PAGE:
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Abu Dhabi, UAEMonday 10 December 2018

Opec and its allies to maintain oil curbs despite prices topping $74, analysts say

A global oil pact to be sustained even as US shale oil production picks up

Opec is expected to forge a long-term alliance with Russia as they seek to counter US shale. Heinz-Peter Bader/Reuters
Opec is expected to forge a long-term alliance with Russia as they seek to counter US shale. Heinz-Peter Bader/Reuters

Opec is expected to continue taking barrels off the market despite three-year-and-a-half high oil prices of above $74 per barrel as the group’s monitoring committee, which includes Russia convenes in Jeddah on Friday to discuss the newer market dynamics and plans to forge a stronger alliance.

Opec, which has been curbing output by 1.8 million barrels a day since January 2017, will need to “over-tighten the market rather than under-tighten the market”, to keep US shale from flooding the sector, said Michael Tran, managing director, global energy strategy at RBC Capital Markets in an interview with The National in Abu Dhabi.

“If [Opec] prematurely takes the cuts off and US production at some point over the next number of months floods the market again, this ultimately makes all of Opec’s efforts over the past 15 to 16 months quite superfluous and Opec is at a point where they’ve seen historically high levels of compliance, so we certainly think that they will continue to keep the wheels on the bus,” he added.

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The price of Brent, the international benchmark for light sweet crude, topped $74 per barrel, the highest since late 2014 on Thursday, as a mix of geopolitical tensions in the Middle East, and supply disruptions in Venezuela spurred its rally. Analysts including investment bank JP Morgan had predicted that oil prices could rise as high as $80 per barrel this year.

While $70 per barrel was the budgetary breakeven earlier targeted by producers such as Iran, Opec countries may aim for a higher level this year, to meet fiscal requirements, and in the Saudi Arabia help a successful floatation of Saudi Aramco, the world's biggest oil producer.

Mr Tran pointed to the “wealth disparity” among Opec members such as Venezuela and Nigeria which required a much higher breakeven price for oil on a fiscal basis, necessitating cuts to remain in place for much of the year.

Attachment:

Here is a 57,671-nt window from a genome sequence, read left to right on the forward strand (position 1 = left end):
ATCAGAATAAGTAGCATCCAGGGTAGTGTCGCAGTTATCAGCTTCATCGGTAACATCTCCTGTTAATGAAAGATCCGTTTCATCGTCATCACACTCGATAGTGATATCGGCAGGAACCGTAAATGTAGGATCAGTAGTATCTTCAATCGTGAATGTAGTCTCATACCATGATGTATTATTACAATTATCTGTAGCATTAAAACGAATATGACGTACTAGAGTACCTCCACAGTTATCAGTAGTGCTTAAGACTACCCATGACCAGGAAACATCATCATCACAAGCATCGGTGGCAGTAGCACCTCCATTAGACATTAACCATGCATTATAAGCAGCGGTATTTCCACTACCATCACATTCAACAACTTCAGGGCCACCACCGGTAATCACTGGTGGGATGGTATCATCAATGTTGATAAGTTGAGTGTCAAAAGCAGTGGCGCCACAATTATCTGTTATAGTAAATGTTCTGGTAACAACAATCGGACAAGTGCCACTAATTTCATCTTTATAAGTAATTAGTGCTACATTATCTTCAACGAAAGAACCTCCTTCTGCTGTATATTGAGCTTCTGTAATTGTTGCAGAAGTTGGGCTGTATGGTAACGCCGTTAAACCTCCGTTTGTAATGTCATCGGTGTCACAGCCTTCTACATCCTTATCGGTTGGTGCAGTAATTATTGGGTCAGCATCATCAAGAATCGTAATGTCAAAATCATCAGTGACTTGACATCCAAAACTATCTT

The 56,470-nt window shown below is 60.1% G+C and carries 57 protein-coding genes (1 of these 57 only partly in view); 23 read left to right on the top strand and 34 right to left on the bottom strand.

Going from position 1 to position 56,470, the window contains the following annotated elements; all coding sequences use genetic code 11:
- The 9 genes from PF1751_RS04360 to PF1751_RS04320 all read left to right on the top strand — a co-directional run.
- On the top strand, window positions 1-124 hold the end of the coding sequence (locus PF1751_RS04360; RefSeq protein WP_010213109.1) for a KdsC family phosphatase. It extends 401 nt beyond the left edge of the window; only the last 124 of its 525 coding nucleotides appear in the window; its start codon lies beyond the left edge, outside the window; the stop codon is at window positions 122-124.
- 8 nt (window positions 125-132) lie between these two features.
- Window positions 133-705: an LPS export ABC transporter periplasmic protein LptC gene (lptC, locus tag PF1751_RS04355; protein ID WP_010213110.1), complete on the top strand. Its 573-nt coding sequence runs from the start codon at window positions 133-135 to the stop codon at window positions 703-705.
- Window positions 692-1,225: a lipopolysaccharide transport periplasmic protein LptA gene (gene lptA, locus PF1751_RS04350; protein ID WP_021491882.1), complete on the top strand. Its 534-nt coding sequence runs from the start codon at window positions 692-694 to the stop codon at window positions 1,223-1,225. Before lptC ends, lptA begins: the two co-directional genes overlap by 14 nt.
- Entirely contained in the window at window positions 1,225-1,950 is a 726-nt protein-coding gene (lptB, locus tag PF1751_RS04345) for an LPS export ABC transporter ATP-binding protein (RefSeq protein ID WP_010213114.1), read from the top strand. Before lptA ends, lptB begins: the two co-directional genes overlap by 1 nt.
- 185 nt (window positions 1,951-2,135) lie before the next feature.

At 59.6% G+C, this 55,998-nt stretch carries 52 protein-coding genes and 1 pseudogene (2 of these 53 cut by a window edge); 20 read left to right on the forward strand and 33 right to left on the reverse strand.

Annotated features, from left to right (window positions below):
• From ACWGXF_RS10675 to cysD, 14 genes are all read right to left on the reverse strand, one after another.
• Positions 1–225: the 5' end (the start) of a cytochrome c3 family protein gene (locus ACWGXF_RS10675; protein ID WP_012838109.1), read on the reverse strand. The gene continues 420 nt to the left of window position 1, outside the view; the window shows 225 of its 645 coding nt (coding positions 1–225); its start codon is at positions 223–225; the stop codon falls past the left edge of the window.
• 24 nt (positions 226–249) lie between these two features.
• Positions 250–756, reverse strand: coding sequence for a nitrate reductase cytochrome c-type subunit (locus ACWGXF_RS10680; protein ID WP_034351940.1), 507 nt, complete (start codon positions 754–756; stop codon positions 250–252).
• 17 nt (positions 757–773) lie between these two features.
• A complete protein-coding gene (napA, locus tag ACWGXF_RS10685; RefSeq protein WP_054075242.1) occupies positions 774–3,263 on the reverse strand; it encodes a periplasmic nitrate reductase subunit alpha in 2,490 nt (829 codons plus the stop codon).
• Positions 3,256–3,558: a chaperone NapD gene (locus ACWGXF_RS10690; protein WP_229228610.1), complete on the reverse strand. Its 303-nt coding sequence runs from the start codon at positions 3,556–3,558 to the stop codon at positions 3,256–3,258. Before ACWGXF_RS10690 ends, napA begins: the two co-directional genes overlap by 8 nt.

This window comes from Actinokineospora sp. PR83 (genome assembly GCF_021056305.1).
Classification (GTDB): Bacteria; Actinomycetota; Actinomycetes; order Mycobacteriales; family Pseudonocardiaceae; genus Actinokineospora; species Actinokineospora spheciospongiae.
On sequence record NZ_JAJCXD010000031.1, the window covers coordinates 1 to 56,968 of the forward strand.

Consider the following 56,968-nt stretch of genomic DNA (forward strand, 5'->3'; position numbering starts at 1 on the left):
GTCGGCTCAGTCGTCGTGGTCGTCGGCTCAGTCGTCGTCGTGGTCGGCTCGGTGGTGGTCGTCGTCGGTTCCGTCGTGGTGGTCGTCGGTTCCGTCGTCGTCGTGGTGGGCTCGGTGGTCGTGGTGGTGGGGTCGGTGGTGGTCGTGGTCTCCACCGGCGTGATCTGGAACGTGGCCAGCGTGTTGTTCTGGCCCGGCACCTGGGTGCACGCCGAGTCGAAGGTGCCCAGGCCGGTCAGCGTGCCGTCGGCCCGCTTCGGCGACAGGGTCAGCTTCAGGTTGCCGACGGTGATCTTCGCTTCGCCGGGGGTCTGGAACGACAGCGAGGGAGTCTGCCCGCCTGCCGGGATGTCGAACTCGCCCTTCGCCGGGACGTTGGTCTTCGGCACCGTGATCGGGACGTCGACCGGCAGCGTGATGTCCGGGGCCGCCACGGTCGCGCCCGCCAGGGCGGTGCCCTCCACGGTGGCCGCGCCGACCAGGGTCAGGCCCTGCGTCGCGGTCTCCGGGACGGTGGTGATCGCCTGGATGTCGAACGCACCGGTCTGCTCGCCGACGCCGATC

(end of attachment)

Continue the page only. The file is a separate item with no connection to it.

While analysts forecast Brent to rally up to $80 per barrel in the run up to the US strikes against Syrian targets, such a high is likely to remain for a “short period but not be sustained”, cautioned Spencer Welch, oil markets director at IHS Markit.

“US production is too responsive to high price and there is still plenty of crude oil in tanks,” he said.

Ramon Penas / The National
Ramon Penas / The National

The London-based research firm has taken the view of Brent averaging between $70 per barrel and higher levels of $60 per barrel for 2018.

“Some of this restricted (Opec) oil production might start to return to the market,” he added.

IHS expects the oil price to be lower in 2019 on the expectation of rising US production that could cause the market to over-supply again.

“US production has increased by 1 million barrels per day over the last 12 months, we expect similar rate of increase over the next 12 months,” said Mr Welch.

RBC on the other hand took a bearish approach to the prospects for shale flooding the market, pointing to inadequate takeaway capacity in the US that would curtail a supply surplus.

The US has become a victim of its own success to the point where US shale production, particularly from the Permian, the largest and most prolific North American basin, had grown at such a prolific rate that it has outstripped pipeline takeaway capacity, said Mr Tran.

"You’ve grown so much, you have a lot of barrels, but you can’t move these barrels out. This is a temporary phenomenon, so we will get additional pipeline capacity coming on by mid-next year and over the course of the next 12 to 15 months,” he said.

“The idea of bearish US production just getting dumped onto the open market and taking down oil prices is getting some reprieve for now."